Side Effects and Dangers of Painting While Pregnant

There are no studies or documented evidence about the risk or side effects of household painting especially during pregnancy. It is assumed that household paints have low risk of exposure to chemicals and solvents, their impact on the developing baby are considered fairly limited.

Danger of Painting While Pregnant

Lead based paints were used prior to 1970s which had an increased risk of lead poisoning among pregnant females.

As per the United States Food and Drug Administration, lead poisoning is associated with increased risk of mental retardation. It is therefore recommended that women should not indulge in removing old paints as it increases the risk of lead poisoning. Furthermore, scraping of old paints tends to result in higher concentration of solvents and chemicals into the air, and hence a female should avoid any sites that are undergoing renovation or remodeling.

Spray Painting While Pregnant Effects

Uses of spray paints during pregnancy are a cause of concern due to the higher concentration of solvents and chemicals in industrial paints. Furthermore, industrial paints are higher in consistency which tends to increase the risk.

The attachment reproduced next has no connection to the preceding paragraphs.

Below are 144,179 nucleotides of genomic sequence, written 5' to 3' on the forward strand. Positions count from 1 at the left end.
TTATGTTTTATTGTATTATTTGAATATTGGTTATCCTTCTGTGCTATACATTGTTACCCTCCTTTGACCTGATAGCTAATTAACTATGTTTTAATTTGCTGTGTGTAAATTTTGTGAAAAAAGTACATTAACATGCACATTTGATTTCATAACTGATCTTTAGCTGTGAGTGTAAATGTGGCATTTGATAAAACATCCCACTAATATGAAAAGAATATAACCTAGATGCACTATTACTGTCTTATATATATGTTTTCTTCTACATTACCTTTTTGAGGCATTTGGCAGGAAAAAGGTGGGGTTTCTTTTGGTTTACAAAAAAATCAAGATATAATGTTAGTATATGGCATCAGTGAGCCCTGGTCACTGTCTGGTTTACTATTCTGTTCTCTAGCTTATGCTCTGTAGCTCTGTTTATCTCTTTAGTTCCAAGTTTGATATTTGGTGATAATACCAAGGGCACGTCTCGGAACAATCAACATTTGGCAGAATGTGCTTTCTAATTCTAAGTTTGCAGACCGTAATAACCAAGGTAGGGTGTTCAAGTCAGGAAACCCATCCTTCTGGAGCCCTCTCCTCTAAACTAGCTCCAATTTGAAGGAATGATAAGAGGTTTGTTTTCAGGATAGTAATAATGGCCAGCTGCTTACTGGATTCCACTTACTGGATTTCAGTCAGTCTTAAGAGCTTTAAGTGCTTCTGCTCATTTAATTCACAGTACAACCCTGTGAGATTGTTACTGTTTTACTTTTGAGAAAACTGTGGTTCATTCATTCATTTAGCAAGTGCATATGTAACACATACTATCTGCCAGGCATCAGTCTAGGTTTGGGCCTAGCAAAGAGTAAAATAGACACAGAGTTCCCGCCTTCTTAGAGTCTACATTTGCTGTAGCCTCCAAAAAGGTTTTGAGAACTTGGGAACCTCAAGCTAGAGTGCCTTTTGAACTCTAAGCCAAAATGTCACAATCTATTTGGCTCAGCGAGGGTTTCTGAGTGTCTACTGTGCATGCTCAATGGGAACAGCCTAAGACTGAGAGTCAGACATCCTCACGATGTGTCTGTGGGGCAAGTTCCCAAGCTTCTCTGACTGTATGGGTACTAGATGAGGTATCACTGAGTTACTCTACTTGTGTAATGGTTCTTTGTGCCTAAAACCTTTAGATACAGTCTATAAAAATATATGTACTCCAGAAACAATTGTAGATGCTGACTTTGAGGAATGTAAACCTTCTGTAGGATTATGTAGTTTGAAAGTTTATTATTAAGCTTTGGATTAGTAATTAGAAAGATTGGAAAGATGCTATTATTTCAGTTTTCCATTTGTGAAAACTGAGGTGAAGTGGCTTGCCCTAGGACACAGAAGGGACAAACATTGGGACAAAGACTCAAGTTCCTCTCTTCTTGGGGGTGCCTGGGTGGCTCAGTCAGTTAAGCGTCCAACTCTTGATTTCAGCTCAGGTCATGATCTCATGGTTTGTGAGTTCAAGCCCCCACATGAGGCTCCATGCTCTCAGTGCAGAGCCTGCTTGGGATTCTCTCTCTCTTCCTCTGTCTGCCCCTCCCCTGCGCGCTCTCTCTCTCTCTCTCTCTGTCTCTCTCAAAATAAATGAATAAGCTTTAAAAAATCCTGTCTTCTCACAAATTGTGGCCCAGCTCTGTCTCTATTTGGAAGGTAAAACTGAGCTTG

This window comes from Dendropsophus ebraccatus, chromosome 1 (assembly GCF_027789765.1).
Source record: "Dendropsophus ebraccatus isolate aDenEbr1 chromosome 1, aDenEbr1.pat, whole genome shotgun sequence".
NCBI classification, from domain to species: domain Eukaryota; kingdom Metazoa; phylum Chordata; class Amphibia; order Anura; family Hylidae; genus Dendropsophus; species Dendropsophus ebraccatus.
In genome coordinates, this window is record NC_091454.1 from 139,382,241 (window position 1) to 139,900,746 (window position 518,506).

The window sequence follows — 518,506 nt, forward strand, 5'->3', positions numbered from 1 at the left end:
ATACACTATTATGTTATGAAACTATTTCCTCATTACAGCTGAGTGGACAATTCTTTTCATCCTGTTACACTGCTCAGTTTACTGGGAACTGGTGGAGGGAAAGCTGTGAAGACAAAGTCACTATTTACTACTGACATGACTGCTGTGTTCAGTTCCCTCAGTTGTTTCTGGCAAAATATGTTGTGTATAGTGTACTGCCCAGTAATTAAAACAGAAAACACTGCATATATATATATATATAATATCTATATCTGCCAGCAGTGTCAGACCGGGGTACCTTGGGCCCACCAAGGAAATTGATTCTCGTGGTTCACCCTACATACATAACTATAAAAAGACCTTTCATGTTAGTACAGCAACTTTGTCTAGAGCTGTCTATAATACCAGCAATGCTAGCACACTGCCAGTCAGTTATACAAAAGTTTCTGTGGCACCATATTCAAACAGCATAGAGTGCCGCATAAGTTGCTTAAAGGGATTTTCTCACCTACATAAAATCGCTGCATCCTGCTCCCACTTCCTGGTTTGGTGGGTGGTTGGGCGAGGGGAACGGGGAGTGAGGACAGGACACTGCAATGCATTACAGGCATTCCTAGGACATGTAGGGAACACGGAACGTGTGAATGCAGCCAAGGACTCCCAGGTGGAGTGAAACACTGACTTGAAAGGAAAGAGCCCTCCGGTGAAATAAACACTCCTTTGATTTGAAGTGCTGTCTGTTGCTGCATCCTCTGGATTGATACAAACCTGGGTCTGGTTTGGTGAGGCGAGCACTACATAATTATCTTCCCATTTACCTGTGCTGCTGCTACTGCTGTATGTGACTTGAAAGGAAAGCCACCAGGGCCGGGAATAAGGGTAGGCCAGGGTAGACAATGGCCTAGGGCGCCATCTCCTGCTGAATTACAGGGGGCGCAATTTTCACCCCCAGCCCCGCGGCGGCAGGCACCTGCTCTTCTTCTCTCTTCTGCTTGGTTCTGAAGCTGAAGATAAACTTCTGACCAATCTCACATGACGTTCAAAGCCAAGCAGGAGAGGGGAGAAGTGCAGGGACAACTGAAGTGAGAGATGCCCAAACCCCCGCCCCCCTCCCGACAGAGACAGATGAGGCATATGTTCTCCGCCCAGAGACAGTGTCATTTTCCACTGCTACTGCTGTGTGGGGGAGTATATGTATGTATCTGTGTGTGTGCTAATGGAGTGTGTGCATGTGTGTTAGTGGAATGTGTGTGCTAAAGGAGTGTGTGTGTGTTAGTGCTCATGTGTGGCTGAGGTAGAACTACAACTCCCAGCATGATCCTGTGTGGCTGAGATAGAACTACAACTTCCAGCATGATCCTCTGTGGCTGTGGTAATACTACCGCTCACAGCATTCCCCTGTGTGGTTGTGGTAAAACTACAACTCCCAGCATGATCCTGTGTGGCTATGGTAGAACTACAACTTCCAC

Spray paints tend to create a mist, which is potentially dangerous due to the increased possibility of this droplets being inhaled.

Protective clothing and ventilation can help reduce the risk of exposure to the baby.

Oil Painting While Pregnant

Oil painting is often used for recreational purposes; however these activities can put the fetus of a higher risk. Oil paints contain solvents which can be easy inhaled and high levels of exposure tend to increase the risk of a miscarriage or a birth defect in the baby.

Painting While Pregnant

As per the FDA paints which don’t contain lead, don’t pose a risk to the growing fetus. However there are certain precautions that need to be taken while painting during pregnancy

  • Always inform your healthcare provider about the painting project. Discuss and try to understand the risks associated with using the specific paint. Household painting is normally less risky compared to occupational exposure
  • Always wear protective clothing, mask and ensure that the area is well ventilated
  • Avoid paints that contain ethers or biocides
  • Ideally use acrylic, water colors or tempera paints over oil paints as they are relatively less harmful
  • Limit the duration of exposure to paint. Take frequent breaks and move out to a location where you have access to fresh air
  • Cover all foods and drinks and keep them away from the painting area to avoid contamination of food

Though there is not adequate evidence on the risks that a painting project may poise on the mother’s and child’s health, it is recommended to prevent exposure to any form of paints or chemical solvents, during pregnancy.

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